The long-term objective of this proposal is to elucidate the mechanism(s) by which polar lipids are flip-flopped across biogenic (self-synthesizing) membranes such as the endoplasmic reticulum (ER). This is an important, unresolved question in membrane biology. Discovering the molecular basis of flipping is essential to understanding how the phospholipid bilayer of biomembranes is propagated, and how the topologically complex syntheses of various glycolipids are executed. The latter processes are required for assembling biologically important cell surface molecules such as N-glycosylated and glycosylphosphatidylinositol (GPI)-anchored proteins in eukaryotes, and O-antigen-modified lipopolysaccharide in Gram-negative bacteria. (Glyco)phospholipid flip-flop does not occur at an appreciable rate in protein-free liposomes but occurs rapidly in the ER via a protein-dependent, metabolic energy-independent, bi-directional, facilitated diffusion process. We hypothesize that specific proteins, biogenic membrane flippases, facilitate the transbilayer diffusion of polar lipids in the ER, including the glycerophospholipids and isoprenoid-based glycolipids that are the focus of this proposal. The characteristics of lipid flip-flop in the ER rule out the participation of ABC transporters that have been identified as potential lipid translocators in other membrane settings. No biogenic membrane flippases have been identified that flip glycerophospholipids and isoprenoid-P-sugars, but compelling genetic evidence points to a membrane protein, Rft1p, as a flippase for dolichol-pyrophosphate based glycolipids in the ER-localized pathway of protein , N-glycosylation. We propose 2 specific aims: to characterize and identify a glycerophospholipid flippase from yeast and rat liver ER and to test biochemically the role of yeast Rft1p in flipping dolichol-PP-based glycolipids. These studies will make use of procedures that we have developed for the functional reconstitution and assay of lipid flip-flop in proteoliposomes generated from a detergent-extract of ER. We anticipate that our results will define a new class of membrane proteins for which no clear prototype currently exists and begin to address our eventual goal of obtaining a molecular definition of the mechanism of lipid flip-flop in biogenic membranes.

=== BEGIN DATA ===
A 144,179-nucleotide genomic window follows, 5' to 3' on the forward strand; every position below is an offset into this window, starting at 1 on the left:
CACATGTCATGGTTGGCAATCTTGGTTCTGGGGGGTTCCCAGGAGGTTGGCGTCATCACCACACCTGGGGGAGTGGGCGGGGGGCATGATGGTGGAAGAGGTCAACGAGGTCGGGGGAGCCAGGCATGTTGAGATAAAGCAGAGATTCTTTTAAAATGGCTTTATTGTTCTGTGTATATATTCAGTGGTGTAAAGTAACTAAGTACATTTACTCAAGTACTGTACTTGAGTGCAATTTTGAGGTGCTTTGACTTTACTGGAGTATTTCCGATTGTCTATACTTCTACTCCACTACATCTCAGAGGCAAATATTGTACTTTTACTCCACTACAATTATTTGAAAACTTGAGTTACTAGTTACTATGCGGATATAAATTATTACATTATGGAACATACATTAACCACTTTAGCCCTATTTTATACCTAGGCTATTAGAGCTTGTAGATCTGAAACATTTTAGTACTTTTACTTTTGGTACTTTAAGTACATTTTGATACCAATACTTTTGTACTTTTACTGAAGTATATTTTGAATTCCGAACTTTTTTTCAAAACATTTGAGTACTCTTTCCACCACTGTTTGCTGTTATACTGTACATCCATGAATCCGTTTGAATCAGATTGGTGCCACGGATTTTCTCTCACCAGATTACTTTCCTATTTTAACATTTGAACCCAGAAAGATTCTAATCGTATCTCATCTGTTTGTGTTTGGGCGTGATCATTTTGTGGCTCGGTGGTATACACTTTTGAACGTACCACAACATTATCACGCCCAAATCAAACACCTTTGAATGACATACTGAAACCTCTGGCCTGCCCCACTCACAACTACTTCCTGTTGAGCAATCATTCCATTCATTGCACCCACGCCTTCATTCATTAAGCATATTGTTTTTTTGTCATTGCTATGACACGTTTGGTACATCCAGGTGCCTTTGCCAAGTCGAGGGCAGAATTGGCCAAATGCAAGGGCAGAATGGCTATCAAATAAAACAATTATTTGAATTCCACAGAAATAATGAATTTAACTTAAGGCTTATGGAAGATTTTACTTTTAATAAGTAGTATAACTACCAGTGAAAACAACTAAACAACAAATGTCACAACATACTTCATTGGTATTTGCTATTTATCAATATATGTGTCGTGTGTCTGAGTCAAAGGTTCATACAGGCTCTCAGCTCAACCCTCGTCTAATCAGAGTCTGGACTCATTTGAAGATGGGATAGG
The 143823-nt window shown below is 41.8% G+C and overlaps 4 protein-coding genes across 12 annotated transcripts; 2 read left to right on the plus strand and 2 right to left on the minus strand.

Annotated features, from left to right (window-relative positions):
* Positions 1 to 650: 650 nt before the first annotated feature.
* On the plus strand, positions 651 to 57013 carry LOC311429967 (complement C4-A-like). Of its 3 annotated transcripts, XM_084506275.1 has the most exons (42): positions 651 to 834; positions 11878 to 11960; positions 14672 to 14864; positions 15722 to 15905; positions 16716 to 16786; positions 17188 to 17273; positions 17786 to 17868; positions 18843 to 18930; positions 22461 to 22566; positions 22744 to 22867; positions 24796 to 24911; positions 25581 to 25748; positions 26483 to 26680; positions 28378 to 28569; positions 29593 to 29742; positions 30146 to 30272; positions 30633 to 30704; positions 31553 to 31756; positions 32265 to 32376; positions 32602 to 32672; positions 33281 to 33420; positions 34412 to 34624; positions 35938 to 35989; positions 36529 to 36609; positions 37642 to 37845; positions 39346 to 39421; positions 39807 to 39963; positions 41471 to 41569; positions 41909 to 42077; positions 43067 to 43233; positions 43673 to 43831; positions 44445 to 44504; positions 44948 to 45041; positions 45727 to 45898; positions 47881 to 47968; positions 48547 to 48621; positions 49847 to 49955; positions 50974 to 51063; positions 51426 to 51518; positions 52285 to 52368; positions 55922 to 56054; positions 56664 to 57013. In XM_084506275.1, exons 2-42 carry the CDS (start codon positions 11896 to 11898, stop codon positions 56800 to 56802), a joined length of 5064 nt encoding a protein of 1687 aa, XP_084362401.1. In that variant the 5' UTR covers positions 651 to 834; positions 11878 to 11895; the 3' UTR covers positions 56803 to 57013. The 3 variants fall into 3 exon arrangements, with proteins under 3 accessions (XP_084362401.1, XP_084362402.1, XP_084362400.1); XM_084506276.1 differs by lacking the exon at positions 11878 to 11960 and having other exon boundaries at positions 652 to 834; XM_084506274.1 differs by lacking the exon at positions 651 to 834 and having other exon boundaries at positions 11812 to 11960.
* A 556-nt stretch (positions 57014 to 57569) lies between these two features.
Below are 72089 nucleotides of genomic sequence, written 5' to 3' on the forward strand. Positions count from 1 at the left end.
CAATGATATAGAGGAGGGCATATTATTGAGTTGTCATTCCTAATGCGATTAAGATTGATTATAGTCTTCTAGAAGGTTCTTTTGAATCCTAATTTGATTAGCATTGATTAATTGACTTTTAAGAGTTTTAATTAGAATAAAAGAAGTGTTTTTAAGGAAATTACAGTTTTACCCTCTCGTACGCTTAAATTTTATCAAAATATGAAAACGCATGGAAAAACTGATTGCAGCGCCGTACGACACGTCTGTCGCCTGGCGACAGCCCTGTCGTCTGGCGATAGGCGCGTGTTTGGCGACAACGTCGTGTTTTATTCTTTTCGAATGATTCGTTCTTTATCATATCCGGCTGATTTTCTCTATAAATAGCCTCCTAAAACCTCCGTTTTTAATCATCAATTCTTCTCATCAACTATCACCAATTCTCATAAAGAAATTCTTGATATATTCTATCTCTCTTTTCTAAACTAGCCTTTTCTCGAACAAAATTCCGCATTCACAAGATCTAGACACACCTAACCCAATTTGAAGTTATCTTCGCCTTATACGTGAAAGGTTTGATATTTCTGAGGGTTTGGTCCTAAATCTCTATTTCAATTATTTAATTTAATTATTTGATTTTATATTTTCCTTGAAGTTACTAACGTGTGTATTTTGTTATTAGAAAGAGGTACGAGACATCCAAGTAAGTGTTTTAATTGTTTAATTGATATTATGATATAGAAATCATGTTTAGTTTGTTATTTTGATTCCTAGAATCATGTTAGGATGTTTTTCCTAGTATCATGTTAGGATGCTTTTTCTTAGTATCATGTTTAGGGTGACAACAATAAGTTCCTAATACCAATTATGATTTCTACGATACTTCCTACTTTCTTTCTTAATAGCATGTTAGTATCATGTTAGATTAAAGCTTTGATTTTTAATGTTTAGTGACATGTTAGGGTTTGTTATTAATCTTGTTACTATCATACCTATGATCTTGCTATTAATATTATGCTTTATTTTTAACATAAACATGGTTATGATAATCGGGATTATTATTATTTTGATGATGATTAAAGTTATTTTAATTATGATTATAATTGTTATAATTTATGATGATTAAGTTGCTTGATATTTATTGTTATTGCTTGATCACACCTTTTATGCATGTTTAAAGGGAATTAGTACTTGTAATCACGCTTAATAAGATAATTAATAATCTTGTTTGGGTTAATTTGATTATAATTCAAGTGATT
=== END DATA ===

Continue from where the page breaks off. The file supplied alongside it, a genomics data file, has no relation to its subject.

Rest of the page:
National Institute of Health (NIH)
National Institute of General Medical Sciences (NIGMS)
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Physiological Chemistry Study Section (PC)
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Chin, Jean
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Weill Medical College of Cornell University
Schools of Medicine
New York
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Goren, Michael A; Morizumi, Takefumi; Menon, Indu et al. (2014) Constitutive phospholipid scramblase activity of a G protein-coupled receptor. Nat Commun 5:5115
Holthuis, Joost C M; Menon, Anant K (2014) Lipid landscapes and pipelines in membrane homeostasis. Nature 510:48-57
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Jelk, Jennifer; Gao, Ningguo; Serricchio, Mauro et al. (2013) Glycoprotein biosynthesis in a eukaryote lacking the membrane protein Rft1. J Biol Chem 288:20616-23
Levine, Tim P; Menon, Anant K (2013) A protein pair with PIPs inside. Structure 21:1070-1
Anjem, Adil; Imlay, James A (2012) Mononuclear iron enzymes are primary targets of hydrogen peroxide stress. J Biol Chem 287:15544-56
Chalat, Madhavan; Menon, Indu; Turan, Zeynep et al. (2012) Reconstitution of glucosylceramide flip-flop across endoplasmic reticulum: implications for mechanism of glycosphingolipid biosynthesis. J Biol Chem 287:15523-32
Menon, Indu; Huber, Thomas; Sanyal, Sumana et al. (2011) Opsin is a phospholipid flippase. Curr Biol 21:149-53

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